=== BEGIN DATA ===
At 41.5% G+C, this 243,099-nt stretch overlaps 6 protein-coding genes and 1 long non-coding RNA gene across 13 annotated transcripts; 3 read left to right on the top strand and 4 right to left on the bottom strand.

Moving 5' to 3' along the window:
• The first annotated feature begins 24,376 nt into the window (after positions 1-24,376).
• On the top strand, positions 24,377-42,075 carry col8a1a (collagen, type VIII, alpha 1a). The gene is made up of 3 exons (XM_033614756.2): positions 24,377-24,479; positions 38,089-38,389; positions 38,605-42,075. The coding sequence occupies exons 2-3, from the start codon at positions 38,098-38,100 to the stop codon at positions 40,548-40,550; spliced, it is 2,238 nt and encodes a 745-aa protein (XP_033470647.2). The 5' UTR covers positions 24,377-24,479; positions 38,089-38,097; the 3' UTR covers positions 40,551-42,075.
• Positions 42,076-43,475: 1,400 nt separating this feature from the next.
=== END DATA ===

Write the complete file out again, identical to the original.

At 41.5% G+C, this 243,099-nt stretch overlaps 6 protein-coding genes and 1 long non-coding RNA gene across 13 annotated transcripts; 3 read left to right on the top strand and 4 right to left on the bottom strand.

Moving 5' to 3' along the window:
• The first annotated feature begins 24,376 nt into the window (after positions 1-24,376).
• On the top strand, positions 24,377-42,075 carry col8a1a (collagen, type VIII, alpha 1a). The gene is made up of 3 exons (XM_033614756.2): positions 24,377-24,479; positions 38,089-38,389; positions 38,605-42,075. The coding sequence occupies exons 2-3, from the start codon at positions 38,098-38,100 to the stop codon at positions 40,548-40,550; spliced, it is 2,238 nt and encodes a 745-aa protein (XP_033470647.2). The 5' UTR covers positions 24,377-24,479; positions 38,089-38,097; the 3' UTR covers positions 40,551-42,075.
• Positions 42,076-43,475: 1,400 nt separating this feature from the next.